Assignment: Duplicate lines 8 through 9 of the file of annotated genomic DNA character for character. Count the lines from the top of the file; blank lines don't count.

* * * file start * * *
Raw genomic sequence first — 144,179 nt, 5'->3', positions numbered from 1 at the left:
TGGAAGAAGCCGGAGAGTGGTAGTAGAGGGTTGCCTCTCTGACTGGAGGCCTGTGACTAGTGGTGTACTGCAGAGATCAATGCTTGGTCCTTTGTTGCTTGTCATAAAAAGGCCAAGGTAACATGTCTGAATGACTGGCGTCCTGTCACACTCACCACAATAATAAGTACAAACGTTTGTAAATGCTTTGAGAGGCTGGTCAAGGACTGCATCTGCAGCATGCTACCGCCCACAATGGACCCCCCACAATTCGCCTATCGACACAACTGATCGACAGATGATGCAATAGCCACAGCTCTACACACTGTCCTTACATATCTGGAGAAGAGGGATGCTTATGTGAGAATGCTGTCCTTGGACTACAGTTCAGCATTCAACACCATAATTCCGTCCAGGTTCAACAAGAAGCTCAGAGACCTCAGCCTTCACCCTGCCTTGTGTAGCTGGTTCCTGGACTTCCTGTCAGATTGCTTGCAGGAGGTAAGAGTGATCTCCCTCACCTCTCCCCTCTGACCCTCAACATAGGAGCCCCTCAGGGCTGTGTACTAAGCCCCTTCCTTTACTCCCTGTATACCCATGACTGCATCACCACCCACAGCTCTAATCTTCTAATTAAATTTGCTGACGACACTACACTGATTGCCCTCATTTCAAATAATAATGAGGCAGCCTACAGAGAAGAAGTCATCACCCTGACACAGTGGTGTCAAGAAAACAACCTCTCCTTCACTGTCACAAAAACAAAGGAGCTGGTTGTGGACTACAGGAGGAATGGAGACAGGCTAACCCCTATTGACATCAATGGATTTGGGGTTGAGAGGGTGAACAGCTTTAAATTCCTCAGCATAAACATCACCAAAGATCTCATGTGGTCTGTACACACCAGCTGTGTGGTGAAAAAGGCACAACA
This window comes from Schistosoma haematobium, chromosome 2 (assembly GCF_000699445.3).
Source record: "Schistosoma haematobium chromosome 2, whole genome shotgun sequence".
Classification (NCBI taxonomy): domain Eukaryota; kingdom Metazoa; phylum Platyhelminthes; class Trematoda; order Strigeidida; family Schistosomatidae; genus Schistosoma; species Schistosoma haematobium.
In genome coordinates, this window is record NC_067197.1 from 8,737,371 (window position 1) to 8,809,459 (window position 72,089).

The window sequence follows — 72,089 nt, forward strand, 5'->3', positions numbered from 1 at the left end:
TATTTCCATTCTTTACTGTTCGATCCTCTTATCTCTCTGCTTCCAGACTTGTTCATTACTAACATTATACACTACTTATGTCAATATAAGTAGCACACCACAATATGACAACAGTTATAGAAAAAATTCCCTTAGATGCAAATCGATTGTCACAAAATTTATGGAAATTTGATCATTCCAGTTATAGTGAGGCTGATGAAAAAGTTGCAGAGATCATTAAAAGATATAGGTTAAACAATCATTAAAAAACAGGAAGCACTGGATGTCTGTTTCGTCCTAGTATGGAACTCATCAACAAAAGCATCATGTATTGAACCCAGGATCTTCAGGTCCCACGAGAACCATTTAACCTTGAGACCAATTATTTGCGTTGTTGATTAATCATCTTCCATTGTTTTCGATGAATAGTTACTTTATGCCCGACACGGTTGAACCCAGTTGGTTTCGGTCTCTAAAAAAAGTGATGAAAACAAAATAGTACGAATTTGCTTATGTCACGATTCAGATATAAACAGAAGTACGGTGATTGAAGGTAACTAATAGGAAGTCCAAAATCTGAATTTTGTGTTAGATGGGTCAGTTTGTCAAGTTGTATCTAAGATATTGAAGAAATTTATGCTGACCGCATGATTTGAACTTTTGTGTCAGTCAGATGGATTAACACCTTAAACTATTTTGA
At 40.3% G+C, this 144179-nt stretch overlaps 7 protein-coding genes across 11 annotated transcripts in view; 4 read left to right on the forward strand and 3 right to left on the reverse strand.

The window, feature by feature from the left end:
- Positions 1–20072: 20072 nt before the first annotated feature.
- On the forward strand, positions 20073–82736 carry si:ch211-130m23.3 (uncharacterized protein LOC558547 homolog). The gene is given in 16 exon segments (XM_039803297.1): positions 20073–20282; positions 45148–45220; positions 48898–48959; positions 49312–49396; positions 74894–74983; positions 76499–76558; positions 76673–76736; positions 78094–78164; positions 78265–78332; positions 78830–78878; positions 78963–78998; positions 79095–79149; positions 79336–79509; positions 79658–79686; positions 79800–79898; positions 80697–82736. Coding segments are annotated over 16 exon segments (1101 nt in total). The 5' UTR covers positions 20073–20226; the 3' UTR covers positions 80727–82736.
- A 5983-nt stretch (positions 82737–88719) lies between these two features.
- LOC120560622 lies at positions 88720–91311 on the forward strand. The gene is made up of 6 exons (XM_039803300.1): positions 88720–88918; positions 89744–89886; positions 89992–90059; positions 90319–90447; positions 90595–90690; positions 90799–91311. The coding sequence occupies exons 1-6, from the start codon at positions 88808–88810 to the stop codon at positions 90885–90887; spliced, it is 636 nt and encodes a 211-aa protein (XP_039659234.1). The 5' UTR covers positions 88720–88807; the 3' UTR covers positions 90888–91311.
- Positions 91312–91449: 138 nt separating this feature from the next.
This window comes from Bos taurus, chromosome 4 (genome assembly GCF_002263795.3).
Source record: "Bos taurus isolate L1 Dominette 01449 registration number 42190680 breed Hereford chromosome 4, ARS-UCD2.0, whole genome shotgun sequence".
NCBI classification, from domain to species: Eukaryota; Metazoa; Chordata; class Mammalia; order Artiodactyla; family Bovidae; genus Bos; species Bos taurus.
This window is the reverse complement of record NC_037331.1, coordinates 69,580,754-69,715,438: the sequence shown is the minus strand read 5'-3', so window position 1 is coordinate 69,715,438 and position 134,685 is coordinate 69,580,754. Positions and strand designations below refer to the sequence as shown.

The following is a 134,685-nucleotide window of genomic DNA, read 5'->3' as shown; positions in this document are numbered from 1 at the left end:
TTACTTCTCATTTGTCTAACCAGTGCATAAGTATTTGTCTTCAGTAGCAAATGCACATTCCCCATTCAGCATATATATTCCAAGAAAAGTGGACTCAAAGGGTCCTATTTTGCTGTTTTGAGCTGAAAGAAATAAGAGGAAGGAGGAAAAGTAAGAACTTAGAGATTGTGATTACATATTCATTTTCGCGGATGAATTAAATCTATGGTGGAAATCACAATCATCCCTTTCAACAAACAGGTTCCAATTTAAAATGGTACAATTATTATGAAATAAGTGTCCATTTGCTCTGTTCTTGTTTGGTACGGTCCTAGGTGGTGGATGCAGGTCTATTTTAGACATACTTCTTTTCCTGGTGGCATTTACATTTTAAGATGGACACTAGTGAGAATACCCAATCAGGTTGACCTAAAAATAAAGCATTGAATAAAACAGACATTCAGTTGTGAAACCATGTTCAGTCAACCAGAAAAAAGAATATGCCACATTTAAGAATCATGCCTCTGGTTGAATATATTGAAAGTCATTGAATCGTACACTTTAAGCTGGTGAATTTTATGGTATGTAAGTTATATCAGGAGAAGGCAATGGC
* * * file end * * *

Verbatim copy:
TATTTCCATTCTTTACTGTTCGATCCTCTTATCTCTCTGCTTCCAGACTTGTTCATTACTAACATTATACACTACTTATGTCAATATAAGTAGCACACCACAATATGACAACAGTTATAGAAAAAATTCCCTTAGATGCAAATCGATTGTCACAAAATTTATGGAAATTTGATCATTCCAGTTATAGTGAGGCTGATGAAAAAGTTGCAGAGATCATTAAAAGATATAGGTTAAACAATCATTAAAAAACAGGAAGCACTGGATGTCTGTTTCGTCCTAGTATGGAACTCATCAACAAAAGCATCATGTATTGAACCCAGGATCTTCAGGTCCCACGAGAACCATTTAACCTTGAGACCAATTATTTGCGTTGTTGATTAATCATCTTCCATTGTTTTCGATGAATAGTTACTTTATGCCCGACACGGTTGAACCCAGTTGGTTTCGGTCTCTAAAAAAAGTGATGAAAACAAAATAGTACGAATTTGCTTATGTCACGATTCAGATATAAACAGAAGTACGGTGATTGAAGGTAACTAATAGGAAGTCCAAAATCTGAATTTTGTGTTAGATGGGTCAGTTTGTCAAGTTGTATCTAAGATATTGAAGAAATTTATGCTGACCGCATGATTTGAACTTTTGTGTCAGTCAGATGGATTAACACCTTAAACTATTTTGA
At 40.3% G+C, this 144179-nt stretch overlaps 7 protein-coding genes across 11 annotated transcripts in view; 4 read left to right on the forward strand and 3 right to left on the reverse strand.